We carpeted both sides of the van, the sliding door and the barn doors. So many people warned us against carpeting the doors, and especially up to the seal of the doors in case water leaks in, but we worked out a way round that. We have carpeted up to near-ish the seals, leaving a small 1cm gap. We made sure the cut in the carpet was straight and even so that it lines up nicely on the door. We have just bought a black strip seal, thinner than the one on the body of the van, which we will use to line the door. You can’t see the thin seal from the inside and it doesn’t prevent leaks either.

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We opted for a light cream/grey carpet as we want an airy feeling in the van. The most common (and maybe cheaper?) colour is dark charcoal grey but we didn’t fancy that. The marl white/grey is lovely, and its good quality.

Floor

Once the carpet was in we re-laid the ply floor (ours came with the van and was cut to fit). We then laid the flooring which we got from B&Q. It’s a wood-effect vinyl flooring but sticks down rather than being slotted together. Its so easy and also very durable and won’t move at all. I’m quite impressed with its quality as I am usually a stickler for using proper timber/untreated wood not laminate. So there you go!

Next steps

Now that the inside is as ready as it can be, we can start to build the bed and cabinets. Sam has just bought the wood from B&Q (costing £180) and will hopefully be hammering it all together in the next couple of weeks. We are going to be building the cabinets from cheaper ply, and then the work surfaces and doors will be made from old floor boards we already have to give it a sort of rustic look.

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The bed will go down the far side of the van opposite the sliding door. It will be a galley sofa essentially, and the bottom will slide out to form the double bed. We can then store the bedding underneath it during the day.

Best buys

It is so easy to spend a fortune when converting your van, but by doing most of the things ourselves we have saved so much money. Our friend has a van and has bought all the kits for it – he estimated he will have spent £11k plus the cost of purchasing the van by the time its done. Ours is on track to come in at £3k 🙂 Far more palatable!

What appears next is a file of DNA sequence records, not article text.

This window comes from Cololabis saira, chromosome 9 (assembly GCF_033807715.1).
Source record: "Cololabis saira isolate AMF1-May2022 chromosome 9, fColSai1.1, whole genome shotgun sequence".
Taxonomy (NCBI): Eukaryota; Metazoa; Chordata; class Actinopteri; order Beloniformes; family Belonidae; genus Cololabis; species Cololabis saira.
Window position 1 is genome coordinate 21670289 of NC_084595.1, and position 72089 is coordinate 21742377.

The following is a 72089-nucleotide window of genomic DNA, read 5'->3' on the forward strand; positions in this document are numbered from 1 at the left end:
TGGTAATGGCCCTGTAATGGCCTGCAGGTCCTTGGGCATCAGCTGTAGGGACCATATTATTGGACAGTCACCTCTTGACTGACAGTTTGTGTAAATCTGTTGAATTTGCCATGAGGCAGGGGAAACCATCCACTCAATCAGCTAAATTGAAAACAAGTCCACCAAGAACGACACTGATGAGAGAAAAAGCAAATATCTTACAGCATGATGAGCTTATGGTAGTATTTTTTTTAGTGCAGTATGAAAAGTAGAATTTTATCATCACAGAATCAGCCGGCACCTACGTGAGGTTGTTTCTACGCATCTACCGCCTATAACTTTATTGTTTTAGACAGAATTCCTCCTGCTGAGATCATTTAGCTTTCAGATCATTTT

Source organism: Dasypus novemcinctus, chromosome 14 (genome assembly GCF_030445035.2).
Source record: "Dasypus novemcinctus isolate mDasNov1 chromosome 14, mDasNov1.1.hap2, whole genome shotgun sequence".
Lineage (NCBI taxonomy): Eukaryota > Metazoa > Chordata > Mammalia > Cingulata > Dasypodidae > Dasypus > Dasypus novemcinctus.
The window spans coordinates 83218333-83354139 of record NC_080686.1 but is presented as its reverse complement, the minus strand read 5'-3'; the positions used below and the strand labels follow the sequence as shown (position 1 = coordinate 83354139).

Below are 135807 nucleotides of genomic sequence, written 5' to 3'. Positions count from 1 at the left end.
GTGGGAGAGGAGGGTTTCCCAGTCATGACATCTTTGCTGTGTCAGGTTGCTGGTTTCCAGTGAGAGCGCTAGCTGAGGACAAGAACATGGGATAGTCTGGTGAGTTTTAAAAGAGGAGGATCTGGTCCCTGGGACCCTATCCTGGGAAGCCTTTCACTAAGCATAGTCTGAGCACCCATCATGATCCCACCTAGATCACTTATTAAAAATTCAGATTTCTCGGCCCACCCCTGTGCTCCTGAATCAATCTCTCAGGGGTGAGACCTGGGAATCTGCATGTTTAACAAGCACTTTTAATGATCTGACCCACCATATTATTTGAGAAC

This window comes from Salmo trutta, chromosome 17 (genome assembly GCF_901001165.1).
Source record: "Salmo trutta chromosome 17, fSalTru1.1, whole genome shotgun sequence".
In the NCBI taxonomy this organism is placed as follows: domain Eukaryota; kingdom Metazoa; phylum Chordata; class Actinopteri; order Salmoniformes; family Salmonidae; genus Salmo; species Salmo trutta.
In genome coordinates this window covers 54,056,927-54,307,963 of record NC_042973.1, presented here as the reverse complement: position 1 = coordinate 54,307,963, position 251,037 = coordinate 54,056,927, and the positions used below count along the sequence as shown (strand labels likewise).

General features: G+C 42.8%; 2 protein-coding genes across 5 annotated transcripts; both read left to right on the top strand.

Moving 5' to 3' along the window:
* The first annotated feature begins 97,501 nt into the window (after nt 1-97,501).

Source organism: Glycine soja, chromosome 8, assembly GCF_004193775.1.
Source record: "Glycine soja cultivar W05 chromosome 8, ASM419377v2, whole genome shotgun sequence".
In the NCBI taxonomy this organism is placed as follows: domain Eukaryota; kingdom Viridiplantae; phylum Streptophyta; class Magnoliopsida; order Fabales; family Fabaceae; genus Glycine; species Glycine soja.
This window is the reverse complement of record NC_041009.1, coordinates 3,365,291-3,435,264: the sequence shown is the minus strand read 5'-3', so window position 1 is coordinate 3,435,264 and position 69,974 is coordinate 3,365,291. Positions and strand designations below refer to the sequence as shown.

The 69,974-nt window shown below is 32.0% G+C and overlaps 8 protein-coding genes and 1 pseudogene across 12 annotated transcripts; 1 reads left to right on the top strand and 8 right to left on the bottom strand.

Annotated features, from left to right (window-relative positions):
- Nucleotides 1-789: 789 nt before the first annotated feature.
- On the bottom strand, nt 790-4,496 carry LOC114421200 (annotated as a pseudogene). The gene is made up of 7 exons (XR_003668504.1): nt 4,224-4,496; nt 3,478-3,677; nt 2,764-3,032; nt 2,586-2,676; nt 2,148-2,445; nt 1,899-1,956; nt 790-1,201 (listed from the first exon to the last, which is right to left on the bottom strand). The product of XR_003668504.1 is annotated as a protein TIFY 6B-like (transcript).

Think about what is important to you and what you are like to use most, as well as how often you are likely to use the van. Its easy to spend £60 on a tap but ours is self-pumping (one push!) and that was £16. Instead of a £450 fridge we have an electric cool-box – same capacity for only £50 plus we can take it out for the day if we are going for a picnic. Savings can be made if you look into all of the options. I’ll post about these items and more once we have made some progress with the interior build.

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My dressing room(!) – project #2

Having recently moved from a 2-bedroom house to a 4-bedroom house, our priority was to ensure that we had as much storage space as possible from the get-go, so that we didn’t waste time and money having to sort things out further down the line.

I was getting quite frustrated with our storage solutions in our previous home; under-bed boxes for gym clothes, jeans and holiday wear, work wear rammed in with other dresses and coats in the wardrobe and a full to bursting chest of drawers with everything else. I felt I wasn’t using half of my things simply because I had to delve in/move boxes around/upend the entire room to get to something. So when we bought our current house I decided it was only fair that if Sam got a double garage that I should have the 4th bedroom as ‘my’ room. And my dressing room was born!

We could have got a pre-fab kit or got a company out to measure up, but we like to do things ourselves and get stuck in. I say ‘we’, Sam did most if not all of the work. I just ordered a chest of drawers and made it look pretty.